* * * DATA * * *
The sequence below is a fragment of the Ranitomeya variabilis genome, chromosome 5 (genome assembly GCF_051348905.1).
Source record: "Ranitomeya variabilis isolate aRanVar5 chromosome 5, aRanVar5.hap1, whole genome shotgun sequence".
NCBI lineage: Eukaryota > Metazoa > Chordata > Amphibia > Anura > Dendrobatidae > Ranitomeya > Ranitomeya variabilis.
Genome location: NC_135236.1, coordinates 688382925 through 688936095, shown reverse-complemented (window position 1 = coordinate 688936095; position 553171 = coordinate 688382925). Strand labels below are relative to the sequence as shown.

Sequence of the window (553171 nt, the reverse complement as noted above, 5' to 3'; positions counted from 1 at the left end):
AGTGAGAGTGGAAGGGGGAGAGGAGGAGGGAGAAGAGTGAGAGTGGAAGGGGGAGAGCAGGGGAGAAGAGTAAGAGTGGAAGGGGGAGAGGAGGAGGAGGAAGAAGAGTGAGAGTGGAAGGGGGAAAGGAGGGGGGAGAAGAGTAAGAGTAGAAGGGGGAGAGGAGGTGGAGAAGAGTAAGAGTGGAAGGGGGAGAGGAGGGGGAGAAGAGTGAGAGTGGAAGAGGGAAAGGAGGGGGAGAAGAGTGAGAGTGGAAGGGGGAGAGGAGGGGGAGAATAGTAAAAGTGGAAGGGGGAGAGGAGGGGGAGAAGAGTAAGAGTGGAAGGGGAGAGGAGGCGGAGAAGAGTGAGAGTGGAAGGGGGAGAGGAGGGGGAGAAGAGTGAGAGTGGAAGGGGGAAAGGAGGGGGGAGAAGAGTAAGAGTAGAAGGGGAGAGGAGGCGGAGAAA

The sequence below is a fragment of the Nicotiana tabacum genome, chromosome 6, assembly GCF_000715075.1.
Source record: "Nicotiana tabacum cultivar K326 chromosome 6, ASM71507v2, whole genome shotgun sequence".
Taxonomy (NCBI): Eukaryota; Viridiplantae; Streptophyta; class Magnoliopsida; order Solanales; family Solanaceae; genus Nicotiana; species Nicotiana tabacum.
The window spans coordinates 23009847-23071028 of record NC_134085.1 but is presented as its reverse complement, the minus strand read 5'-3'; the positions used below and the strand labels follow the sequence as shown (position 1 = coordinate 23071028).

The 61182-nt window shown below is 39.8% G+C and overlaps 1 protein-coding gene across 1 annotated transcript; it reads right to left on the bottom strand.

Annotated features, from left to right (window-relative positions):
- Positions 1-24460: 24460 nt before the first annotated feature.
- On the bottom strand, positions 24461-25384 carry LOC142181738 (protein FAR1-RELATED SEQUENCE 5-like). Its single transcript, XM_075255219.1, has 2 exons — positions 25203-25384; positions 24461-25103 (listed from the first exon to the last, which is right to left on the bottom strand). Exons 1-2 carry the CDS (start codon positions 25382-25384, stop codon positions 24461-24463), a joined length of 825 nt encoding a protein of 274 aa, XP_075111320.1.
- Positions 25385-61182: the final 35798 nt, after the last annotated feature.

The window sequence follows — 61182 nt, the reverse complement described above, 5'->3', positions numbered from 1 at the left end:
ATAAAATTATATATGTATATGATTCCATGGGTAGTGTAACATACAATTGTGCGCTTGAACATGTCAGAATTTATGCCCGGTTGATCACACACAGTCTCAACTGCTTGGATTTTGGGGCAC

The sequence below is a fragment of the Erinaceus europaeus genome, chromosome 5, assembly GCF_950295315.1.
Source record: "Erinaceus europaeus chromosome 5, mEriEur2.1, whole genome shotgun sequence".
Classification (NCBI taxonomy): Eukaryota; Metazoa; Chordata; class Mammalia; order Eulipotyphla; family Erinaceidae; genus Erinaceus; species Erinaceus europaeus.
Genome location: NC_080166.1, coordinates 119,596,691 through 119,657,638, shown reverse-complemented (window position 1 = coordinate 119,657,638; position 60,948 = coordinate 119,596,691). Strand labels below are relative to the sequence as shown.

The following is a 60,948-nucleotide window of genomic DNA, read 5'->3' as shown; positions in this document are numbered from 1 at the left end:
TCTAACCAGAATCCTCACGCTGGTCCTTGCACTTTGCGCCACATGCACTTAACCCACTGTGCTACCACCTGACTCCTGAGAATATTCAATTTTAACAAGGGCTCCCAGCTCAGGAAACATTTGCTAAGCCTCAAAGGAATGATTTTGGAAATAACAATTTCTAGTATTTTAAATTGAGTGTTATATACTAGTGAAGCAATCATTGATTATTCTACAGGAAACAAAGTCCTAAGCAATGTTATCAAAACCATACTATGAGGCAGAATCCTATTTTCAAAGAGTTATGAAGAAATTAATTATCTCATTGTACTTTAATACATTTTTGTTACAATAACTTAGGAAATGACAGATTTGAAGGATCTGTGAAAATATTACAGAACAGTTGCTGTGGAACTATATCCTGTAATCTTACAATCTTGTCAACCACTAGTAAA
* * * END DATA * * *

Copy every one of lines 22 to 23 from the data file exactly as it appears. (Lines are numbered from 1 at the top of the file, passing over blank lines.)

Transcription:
The following is a 60,948-nucleotide window of genomic DNA, read 5'->3' as shown; positions in this document are numbered from 1 at the left end:
TCTAACCAGAATCCTCACGCTGGTCCTTGCACTTTGCGCCACATGCACTTAACCCACTGTGCTACCACCTGACTCCTGAGAATATTCAATTTTAACAAGGGCTCCCAGCTCAGGAAACATTTGCTAAGCCTCAAAGGAATGATTTTGGAAATAACAATTTCTAGTATTTTAAATTGAGTGTTATATACTAGTGAAGCAATCATTGATTATTCTACAGGAAACAAAGTCCTAAGCAATGTTATCAAAACCATACTATGAGGCAGAATCCTATTTTCAAAGAGTTATGAAGAAATTAATTATCTCATTGTACTTTAATACATTTTTGTTACAATAACTTAGGAAATGACAGATTTGAAGGATCTGTGAAAATATTACAGAACAGTTGCTGTGGAACTATATCCTGTAATCTTACAATCTTGTCAACCACTAGTAAA